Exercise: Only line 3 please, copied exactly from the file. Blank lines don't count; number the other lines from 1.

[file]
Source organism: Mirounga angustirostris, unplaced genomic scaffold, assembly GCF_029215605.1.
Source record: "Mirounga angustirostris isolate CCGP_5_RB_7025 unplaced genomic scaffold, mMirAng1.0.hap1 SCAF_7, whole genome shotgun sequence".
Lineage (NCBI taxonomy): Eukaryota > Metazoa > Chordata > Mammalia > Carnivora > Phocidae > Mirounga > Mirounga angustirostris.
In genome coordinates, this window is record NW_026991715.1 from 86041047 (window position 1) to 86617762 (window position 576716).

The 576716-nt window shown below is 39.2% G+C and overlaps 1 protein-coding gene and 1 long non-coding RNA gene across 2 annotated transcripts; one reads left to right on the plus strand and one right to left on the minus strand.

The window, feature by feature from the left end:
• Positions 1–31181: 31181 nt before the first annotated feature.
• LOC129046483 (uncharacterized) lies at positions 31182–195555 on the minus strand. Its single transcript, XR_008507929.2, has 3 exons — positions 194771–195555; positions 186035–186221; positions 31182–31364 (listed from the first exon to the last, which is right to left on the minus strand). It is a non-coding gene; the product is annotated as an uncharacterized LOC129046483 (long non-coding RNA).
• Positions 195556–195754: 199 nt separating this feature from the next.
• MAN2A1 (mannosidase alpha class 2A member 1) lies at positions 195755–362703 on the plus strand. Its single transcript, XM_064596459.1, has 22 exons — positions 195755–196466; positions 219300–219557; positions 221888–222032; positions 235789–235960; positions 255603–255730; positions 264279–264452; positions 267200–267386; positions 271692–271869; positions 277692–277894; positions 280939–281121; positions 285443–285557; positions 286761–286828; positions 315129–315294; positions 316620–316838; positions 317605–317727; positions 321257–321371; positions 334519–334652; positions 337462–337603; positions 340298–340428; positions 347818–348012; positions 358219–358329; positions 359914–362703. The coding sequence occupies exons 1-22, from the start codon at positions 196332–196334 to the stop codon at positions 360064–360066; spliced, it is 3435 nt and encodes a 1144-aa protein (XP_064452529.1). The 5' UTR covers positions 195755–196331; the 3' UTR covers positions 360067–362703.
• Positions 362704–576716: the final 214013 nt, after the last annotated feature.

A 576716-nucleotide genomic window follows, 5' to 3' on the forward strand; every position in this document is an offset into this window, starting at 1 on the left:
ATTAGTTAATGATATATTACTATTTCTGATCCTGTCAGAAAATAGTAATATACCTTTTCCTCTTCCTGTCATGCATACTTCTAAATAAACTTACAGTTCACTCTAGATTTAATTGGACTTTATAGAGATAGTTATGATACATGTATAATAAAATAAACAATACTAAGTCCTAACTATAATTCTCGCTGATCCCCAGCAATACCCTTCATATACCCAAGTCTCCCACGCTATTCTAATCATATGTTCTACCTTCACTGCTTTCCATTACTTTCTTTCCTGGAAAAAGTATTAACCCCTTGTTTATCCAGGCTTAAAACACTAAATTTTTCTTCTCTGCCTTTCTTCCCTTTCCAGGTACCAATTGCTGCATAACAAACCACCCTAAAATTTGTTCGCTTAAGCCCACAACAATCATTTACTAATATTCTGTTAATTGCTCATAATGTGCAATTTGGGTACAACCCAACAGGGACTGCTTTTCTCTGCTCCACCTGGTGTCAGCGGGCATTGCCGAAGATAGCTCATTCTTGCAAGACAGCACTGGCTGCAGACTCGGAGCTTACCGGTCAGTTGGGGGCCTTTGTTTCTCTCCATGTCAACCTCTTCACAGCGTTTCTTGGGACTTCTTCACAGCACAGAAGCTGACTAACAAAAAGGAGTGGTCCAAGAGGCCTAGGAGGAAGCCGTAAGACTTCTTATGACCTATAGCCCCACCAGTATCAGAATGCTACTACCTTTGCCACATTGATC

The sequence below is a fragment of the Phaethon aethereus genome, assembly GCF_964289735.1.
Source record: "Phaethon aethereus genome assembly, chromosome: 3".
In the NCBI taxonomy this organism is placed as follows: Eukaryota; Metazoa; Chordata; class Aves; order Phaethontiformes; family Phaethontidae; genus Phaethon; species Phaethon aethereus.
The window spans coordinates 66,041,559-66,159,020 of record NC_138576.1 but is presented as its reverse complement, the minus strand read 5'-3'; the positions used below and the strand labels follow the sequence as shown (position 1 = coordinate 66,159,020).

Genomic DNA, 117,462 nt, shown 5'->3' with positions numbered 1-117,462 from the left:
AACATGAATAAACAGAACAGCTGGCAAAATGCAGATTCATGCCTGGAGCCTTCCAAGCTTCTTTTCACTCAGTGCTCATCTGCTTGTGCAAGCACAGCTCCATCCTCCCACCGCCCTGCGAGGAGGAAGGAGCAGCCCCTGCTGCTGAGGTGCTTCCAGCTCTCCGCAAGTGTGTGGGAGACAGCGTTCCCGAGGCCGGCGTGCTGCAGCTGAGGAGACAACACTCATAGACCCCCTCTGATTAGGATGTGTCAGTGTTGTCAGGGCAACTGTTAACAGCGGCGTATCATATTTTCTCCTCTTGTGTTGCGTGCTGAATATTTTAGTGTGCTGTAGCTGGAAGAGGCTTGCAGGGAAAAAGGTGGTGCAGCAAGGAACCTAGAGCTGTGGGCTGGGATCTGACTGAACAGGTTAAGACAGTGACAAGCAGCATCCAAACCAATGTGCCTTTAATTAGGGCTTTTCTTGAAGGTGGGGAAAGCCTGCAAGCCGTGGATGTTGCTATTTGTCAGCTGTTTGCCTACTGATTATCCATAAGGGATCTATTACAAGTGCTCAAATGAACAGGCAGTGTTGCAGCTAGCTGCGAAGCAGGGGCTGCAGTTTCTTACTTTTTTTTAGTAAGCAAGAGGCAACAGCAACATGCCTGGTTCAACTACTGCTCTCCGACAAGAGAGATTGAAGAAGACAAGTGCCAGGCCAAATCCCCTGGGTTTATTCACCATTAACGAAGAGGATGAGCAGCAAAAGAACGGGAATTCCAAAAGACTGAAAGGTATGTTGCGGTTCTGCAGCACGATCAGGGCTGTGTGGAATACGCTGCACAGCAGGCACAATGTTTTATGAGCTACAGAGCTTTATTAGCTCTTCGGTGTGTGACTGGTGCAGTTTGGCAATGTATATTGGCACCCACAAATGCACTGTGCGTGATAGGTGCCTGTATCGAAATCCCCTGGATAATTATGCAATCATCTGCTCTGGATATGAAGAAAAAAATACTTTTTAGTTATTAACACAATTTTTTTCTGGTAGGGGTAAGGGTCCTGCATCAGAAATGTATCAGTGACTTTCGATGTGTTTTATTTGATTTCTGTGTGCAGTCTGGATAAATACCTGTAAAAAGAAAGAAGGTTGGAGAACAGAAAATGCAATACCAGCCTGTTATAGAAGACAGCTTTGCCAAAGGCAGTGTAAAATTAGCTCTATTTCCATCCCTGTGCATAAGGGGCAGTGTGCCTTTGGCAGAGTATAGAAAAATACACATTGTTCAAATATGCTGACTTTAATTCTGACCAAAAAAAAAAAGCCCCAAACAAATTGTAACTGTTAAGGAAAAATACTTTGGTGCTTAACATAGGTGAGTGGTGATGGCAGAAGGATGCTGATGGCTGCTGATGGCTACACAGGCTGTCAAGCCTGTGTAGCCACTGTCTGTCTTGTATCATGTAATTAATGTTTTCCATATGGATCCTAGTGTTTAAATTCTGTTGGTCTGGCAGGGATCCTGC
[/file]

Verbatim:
Lineage (NCBI taxonomy): Eukaryota > Metazoa > Chordata > Mammalia > Carnivora > Phocidae > Mirounga > Mirounga angustirostris.